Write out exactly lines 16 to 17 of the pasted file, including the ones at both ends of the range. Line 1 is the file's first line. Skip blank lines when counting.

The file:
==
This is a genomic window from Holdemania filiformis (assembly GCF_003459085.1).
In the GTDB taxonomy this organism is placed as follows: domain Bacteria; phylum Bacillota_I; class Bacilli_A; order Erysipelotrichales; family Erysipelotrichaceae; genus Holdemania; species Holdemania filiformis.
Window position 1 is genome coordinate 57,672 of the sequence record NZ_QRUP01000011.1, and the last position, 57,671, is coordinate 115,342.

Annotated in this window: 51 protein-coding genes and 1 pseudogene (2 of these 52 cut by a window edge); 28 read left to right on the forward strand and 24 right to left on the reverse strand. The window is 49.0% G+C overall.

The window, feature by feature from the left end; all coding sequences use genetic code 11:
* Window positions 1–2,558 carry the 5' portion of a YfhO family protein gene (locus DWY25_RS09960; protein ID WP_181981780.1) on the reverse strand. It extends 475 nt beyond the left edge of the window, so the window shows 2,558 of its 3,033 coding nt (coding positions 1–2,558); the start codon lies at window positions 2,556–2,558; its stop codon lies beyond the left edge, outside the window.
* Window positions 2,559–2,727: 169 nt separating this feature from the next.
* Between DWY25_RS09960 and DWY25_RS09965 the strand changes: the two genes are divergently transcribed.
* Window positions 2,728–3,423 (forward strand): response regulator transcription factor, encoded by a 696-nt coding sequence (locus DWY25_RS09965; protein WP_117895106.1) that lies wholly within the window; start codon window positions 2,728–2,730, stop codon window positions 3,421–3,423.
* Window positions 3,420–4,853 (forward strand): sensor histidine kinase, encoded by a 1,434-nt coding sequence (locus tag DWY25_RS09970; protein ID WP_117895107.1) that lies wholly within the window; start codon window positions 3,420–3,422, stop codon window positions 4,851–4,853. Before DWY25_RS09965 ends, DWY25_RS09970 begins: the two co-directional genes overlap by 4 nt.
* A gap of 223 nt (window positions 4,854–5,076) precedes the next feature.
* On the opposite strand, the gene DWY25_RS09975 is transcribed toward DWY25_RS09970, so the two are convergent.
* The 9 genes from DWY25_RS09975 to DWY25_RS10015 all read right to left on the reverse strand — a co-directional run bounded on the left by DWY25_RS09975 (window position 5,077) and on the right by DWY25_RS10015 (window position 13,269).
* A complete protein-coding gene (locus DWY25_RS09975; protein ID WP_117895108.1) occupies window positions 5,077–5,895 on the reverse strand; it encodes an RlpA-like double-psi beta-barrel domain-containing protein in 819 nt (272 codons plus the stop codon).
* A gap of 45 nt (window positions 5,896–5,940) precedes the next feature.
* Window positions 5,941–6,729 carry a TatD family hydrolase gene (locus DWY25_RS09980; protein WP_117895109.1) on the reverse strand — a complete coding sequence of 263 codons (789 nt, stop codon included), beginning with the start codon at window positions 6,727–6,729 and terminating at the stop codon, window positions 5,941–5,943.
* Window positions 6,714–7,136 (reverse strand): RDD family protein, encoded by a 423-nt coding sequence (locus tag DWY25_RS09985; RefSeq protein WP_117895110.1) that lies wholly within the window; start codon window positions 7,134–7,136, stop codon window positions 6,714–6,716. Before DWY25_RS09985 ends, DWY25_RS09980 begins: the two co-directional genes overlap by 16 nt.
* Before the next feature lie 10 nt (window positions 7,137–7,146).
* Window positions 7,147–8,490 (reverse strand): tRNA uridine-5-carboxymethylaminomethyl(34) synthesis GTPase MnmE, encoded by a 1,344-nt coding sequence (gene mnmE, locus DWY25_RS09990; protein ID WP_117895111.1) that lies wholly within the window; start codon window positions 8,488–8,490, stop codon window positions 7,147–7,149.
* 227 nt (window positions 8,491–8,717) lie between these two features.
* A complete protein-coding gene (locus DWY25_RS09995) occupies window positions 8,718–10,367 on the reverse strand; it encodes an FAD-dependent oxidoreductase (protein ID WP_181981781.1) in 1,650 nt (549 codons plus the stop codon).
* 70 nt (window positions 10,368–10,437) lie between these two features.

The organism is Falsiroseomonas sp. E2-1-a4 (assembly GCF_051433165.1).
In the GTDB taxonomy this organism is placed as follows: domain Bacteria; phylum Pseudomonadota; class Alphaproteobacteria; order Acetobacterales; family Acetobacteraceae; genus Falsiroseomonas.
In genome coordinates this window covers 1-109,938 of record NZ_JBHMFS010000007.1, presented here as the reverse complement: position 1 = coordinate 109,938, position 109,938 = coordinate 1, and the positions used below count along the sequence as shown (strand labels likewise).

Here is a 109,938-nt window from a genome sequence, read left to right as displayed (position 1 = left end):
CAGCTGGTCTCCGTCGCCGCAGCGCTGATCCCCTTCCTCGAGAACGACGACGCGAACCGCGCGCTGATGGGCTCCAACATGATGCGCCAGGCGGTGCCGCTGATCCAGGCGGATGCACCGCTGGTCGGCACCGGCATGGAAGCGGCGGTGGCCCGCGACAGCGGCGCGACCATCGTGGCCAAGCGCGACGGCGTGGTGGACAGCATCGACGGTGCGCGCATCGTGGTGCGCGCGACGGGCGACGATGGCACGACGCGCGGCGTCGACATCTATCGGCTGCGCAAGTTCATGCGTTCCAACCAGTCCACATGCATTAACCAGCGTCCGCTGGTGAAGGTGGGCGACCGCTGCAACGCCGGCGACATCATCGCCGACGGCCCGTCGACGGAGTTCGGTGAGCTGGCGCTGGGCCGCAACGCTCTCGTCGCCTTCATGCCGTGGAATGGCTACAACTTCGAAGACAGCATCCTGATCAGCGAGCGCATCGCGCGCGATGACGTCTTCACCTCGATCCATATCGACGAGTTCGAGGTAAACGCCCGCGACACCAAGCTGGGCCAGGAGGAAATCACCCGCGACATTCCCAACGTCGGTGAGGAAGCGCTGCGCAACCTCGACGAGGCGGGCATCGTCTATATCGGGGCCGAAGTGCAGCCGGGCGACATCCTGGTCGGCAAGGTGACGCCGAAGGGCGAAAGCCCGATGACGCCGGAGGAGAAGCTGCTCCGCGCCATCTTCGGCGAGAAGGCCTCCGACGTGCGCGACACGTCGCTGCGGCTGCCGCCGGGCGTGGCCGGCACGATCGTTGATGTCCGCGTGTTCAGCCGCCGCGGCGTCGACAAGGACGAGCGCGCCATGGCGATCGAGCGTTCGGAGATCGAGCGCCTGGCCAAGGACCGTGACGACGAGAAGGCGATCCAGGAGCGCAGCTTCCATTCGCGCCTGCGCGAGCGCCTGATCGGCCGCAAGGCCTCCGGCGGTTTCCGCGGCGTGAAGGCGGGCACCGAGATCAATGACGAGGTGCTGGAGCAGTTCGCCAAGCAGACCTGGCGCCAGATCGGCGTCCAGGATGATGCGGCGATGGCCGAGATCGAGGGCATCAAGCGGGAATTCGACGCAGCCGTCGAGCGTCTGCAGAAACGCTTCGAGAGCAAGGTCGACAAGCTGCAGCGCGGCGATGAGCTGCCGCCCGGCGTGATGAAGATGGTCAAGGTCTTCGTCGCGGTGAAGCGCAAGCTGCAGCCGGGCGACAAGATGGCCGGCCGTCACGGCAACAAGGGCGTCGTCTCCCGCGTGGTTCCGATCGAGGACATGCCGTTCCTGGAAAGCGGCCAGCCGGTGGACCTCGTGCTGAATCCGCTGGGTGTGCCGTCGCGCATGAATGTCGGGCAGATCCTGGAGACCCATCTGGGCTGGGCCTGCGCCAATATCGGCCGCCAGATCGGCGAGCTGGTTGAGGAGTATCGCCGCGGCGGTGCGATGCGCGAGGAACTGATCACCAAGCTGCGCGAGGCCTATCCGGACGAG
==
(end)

* Window positions 5,941–6,729 carry a TatD family hydrolase gene (locus DWY25_RS09980; protein WP_117895109.1) on the reverse strand — a complete coding sequence of 263 codons (789 nt, stop codon included), beginning with the start codon at window positions 6,727–6,729 and terminating at the stop codon, window positions 5,941–5,943.
* Window positions 6,714–7,136 (reverse strand): RDD family protein, encoded by a 423-nt coding sequence (locus tag DWY25_RS09985; RefSeq protein WP_117895110.1) that lies wholly within the window; start codon window positions 7,134–7,136, stop codon window positions 6,714–6,716. Before DWY25_RS09985 ends, DWY25_RS09980 begins: the two co-directional genes overlap by 16 nt.